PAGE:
Focus: Facility Design

When fresh air in hospitals went out the window

June 27, 2017

A windowless patient room was a shocking proposal in the 1940s, according to an article on the Smithsonian website. It went against the prevailing opinion of what a healthcare facility should be.

Hospital designers previously had based their layouts on the idea that hospital spaces required direct access to sunlight and fresh air. 

This rule was the product of a centuries-old belief that disease could be spread by dark, stagnant spaces. Before the 20th century, every room within a hospital typically had access to the outdoors. Corridors and linen closets had windows. 

But the population of hospitals changed in the first decades of the 20th century. They were no longer retreats for the wealthy. People of all classes could get cutting-edge treatment. These changes shed light on the limitations of the earlier “therapeutic” hospital design.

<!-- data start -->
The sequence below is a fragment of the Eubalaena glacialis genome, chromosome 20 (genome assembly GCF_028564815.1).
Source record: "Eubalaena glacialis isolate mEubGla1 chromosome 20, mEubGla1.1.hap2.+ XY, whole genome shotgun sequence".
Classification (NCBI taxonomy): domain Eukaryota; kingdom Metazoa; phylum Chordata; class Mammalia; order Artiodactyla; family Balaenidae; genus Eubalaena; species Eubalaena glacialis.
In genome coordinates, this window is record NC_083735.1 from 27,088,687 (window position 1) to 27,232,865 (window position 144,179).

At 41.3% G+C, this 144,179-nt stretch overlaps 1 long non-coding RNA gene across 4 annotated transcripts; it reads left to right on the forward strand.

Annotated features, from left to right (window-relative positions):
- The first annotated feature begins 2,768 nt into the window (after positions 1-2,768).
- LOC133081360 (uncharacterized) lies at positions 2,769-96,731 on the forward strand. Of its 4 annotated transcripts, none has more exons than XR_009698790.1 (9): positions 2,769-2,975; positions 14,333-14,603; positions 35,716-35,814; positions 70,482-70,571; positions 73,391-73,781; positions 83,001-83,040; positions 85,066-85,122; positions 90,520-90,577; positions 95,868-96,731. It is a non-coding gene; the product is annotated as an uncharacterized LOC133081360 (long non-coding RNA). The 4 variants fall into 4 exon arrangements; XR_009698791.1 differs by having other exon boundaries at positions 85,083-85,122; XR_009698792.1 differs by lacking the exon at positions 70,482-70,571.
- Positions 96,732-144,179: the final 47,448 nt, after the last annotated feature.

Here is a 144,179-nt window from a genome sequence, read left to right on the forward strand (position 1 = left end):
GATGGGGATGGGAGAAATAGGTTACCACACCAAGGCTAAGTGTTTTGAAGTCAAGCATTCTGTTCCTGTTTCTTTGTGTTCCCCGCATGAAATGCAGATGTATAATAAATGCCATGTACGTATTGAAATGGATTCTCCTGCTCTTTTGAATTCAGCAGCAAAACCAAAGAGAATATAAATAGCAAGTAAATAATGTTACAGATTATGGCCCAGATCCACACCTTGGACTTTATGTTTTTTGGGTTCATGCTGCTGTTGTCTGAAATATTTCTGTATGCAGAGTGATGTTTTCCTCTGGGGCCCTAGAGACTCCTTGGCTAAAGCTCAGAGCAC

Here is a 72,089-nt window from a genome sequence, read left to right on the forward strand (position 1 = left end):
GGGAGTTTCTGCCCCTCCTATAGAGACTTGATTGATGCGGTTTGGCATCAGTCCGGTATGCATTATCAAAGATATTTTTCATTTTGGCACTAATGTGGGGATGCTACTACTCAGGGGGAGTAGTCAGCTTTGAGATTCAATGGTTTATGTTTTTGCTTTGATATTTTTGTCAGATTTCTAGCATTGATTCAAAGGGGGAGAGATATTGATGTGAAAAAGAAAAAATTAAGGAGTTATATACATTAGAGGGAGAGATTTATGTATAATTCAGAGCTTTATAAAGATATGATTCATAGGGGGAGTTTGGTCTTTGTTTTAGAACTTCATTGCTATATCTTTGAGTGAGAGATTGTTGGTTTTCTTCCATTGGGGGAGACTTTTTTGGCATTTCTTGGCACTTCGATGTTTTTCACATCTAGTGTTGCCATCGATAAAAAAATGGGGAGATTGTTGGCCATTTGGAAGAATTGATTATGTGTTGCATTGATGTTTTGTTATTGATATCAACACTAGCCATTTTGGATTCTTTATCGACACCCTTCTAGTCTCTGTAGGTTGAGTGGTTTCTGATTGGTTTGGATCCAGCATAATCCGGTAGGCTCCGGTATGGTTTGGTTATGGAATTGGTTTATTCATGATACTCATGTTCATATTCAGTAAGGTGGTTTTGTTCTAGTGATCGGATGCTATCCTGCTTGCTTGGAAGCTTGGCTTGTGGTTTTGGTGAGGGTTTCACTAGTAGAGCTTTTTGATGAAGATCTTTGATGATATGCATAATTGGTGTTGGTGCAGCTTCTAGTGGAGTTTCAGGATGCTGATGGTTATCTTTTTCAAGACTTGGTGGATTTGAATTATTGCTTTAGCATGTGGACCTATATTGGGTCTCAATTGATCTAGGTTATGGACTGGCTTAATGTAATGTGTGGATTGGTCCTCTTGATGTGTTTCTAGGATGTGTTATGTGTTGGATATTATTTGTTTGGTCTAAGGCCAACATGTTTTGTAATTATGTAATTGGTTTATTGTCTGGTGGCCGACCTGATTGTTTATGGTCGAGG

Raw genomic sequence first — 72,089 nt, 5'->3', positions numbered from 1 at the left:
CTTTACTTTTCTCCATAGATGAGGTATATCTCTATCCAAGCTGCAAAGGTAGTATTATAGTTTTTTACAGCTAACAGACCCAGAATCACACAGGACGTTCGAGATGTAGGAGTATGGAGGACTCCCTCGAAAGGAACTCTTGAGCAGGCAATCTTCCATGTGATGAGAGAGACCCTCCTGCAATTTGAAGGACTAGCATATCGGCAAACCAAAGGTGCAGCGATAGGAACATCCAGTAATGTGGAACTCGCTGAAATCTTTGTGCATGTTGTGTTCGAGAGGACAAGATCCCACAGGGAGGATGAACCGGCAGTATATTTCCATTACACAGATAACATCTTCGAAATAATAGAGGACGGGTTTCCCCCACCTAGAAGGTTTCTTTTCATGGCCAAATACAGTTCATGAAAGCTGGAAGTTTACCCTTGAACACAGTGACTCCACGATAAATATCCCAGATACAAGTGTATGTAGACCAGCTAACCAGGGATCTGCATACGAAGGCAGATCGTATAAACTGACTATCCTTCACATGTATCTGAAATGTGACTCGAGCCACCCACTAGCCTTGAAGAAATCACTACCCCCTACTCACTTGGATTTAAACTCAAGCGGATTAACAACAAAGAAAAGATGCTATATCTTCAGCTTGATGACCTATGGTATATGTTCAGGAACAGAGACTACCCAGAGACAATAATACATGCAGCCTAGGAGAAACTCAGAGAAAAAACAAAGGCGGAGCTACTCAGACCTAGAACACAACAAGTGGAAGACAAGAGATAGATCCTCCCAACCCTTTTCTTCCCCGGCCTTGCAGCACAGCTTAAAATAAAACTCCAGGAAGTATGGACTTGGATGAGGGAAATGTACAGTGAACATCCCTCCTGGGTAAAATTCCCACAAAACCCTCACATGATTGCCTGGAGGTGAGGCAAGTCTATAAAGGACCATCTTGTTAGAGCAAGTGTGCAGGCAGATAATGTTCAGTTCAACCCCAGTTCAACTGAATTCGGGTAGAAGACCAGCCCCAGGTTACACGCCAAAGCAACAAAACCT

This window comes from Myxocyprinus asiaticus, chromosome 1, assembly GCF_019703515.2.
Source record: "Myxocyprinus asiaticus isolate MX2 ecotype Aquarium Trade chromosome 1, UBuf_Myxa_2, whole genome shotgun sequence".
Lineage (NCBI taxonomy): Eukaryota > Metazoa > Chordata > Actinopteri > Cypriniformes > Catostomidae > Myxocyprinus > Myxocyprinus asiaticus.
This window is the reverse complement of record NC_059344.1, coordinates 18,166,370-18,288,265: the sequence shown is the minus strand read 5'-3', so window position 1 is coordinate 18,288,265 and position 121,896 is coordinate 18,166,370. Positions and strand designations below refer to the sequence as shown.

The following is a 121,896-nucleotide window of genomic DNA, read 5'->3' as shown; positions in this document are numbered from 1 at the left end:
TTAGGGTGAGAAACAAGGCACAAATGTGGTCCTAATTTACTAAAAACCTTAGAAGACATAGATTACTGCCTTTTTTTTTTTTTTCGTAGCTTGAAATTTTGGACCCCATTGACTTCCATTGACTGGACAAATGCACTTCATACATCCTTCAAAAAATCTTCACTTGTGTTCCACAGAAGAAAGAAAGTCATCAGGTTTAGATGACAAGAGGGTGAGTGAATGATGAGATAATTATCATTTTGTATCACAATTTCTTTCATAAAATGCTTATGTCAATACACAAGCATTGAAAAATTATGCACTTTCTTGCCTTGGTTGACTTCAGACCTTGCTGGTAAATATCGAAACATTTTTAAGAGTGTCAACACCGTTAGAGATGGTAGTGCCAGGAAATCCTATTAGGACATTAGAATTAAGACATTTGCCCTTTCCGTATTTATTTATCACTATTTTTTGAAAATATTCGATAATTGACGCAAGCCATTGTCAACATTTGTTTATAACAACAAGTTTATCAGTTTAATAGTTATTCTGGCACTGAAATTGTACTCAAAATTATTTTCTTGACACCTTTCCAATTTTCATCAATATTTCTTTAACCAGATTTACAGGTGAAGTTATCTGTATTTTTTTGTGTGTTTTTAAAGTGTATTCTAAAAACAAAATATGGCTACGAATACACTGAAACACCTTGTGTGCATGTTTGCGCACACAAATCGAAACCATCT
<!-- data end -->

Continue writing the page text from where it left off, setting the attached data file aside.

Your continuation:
Read the article.

 

 

See the latest posts on our homepage

Share:

Topic Area: Architecture


Recent Posts
Recent Posts

Sewage backup contaminated surgical instruments at VA hospital


Virginia healthcare facility forced to evacuate contaminated area

7/25/2017

Rise in dementia leads to new food service options


Program addresses residents' potential malnutrition issues

7/25/2017

Washington 'virtual hospital' provides second set of eyes on patients


CHI Franciscan's Clinical Operations Center in Tacoma monitors regional health system

7/25/2017

Glasgow hospital lauded for hygiene turnaround


Previous inspections at Hairmyres Hospital found issues

7/25/2017

N.M. board questions timing of potential new hospital


With the future of U.S. healthcare laws in flux, the state Board of Finance on Tuesday expresses doubt about new project

7/25/2017





Post Comment




FREE
NEWSLETTER

• News and Updates
• Webcast Alerts
• Building Technologies



All fields are required.